At the Heart of the Atom


What contributions did Marie and Pierre Curie make?

In 1896 the French physicist Henri Becquerel (1852-1908) was exploring the properties of a compound of uranium that glowed in the dark. He placed the compound in a dark drawer on top of a photographic plate that he had wrapped with heavy black paper to make it light-tight. The next morning he was surprised to find that the film was already exposed, or fogged. Becquerel presumed that some unknown rays had been emitted by the uranium compound, gone through the paper, and created the same chemical reaction in the plate that light would. In further experiments he found that a thin piece of metal would block the rays. It was soon found that compounds of both uranium and thorium emitted the rays, but that they did not emit light. In 1903 he shared the Nobel Prize in recognition of his discovery of what was later called radioactivity.

Marie Sklodowska Curie, born and raised in Poland, but working in France, used an electrometer to measure the ionization of the air caused by radioactive minerals. Because the amount of radioactivity produced by a uranium compound depended only on the amount of uranium present, she concluded that the atom itself must be the source. She found that the uranium-containing mineral pitchblende was more radioactive than the uranium itself and concluded that the mineral must contain a small quantity of another element that was more radioactive than the uranium. Her husband, Pierre, stopped his own work and joined Marie in searching for the element.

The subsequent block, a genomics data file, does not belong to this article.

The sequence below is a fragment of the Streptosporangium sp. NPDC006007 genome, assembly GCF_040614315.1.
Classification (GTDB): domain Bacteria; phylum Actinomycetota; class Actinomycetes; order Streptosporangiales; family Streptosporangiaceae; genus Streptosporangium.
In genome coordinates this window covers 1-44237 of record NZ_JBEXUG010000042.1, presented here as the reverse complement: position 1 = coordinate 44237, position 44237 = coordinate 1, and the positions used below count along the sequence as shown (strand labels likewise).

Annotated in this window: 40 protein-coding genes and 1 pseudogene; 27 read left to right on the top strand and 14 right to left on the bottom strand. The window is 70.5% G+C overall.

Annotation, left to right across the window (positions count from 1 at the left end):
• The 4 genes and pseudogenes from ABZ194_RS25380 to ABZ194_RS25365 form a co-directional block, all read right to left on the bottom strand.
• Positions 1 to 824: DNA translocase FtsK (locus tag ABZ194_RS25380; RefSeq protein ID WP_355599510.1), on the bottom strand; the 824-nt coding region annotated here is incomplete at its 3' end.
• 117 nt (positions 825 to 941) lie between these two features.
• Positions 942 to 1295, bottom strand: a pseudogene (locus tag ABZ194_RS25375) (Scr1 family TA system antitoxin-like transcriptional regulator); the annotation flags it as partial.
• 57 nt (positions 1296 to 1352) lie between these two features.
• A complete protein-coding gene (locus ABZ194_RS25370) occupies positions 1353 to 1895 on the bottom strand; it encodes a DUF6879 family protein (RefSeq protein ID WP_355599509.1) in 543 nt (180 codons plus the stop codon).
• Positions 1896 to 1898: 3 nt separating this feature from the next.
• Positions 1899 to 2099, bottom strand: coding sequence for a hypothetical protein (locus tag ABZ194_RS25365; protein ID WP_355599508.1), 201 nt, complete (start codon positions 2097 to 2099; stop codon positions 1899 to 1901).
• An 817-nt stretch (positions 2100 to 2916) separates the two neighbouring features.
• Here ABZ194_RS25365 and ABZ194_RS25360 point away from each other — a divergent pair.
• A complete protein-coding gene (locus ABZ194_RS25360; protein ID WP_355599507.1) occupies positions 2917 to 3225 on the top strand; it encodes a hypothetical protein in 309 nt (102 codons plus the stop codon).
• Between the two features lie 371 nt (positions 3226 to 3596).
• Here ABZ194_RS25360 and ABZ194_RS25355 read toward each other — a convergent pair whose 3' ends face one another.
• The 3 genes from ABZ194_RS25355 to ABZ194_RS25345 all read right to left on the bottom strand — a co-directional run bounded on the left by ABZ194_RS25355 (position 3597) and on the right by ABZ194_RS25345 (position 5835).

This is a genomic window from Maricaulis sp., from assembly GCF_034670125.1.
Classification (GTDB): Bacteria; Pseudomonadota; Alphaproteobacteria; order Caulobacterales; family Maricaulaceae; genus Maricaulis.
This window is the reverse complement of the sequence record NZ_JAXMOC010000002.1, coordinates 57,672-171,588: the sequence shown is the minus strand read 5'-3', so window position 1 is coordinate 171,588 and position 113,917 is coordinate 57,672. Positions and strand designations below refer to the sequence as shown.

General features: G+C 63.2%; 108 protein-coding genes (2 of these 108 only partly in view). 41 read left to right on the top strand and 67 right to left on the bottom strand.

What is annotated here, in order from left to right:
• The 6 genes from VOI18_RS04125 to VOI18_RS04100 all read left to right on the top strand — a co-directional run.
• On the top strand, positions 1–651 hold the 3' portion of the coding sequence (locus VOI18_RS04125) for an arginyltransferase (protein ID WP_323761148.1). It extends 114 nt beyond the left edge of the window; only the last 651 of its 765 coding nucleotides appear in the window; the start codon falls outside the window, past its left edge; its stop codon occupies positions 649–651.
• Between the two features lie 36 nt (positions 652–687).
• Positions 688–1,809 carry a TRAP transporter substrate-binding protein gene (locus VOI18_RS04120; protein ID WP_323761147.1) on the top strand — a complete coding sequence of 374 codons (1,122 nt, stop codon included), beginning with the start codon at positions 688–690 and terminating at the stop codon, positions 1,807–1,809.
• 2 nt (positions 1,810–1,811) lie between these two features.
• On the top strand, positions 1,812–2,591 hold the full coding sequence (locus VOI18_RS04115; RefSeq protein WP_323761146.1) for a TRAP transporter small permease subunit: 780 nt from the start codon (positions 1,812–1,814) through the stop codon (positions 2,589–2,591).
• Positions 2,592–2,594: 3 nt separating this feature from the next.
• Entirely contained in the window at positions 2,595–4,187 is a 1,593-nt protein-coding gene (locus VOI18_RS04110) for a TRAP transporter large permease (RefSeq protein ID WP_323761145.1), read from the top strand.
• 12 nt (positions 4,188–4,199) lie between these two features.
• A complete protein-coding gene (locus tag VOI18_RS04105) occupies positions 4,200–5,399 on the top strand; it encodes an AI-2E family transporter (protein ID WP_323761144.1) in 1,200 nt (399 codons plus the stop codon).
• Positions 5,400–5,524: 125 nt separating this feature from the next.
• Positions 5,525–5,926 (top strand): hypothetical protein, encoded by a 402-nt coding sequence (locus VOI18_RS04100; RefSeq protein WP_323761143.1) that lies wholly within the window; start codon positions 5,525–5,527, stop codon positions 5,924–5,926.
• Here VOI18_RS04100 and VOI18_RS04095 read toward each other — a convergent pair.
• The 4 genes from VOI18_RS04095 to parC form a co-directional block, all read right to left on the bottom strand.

They started by grinding up 100 grams of pitchblende, but by the time they had found the element they had processed tons of the mineral. In July 1898 they announced the discovery of an element they named “polonium” in honor of Poland, where she had been born. In December of the same year they announced they had found an even more radioactive element that they named radium. It took until 1902 for them to separate one-tenth of a gram of radium chloride from a ton of pitchblende. In 1910 Marie announced that she had obtained pure metallic radium.

Pierre and Marie shared the 1903 physics Nobel Prize with Becquerel for their work on radioactivity. Marie won the 1911 chemistry Nobel Prize for her discovery of polonium and radium.

The dangers of radioactivity were unknown when the Curies did their work, but both were affected by it. The radon that was produced when they were processing the pitchblende would have caused lung cancer. But, the leaky windows in their workplace and their frequent bicycle rides in the country spared them. Pierre died in 1906 when he slipped on a wet street and was run over by a horse-drawn wagon. Marie’s death in 1934 was due to anemia, known now to be frequently caused by radiation.


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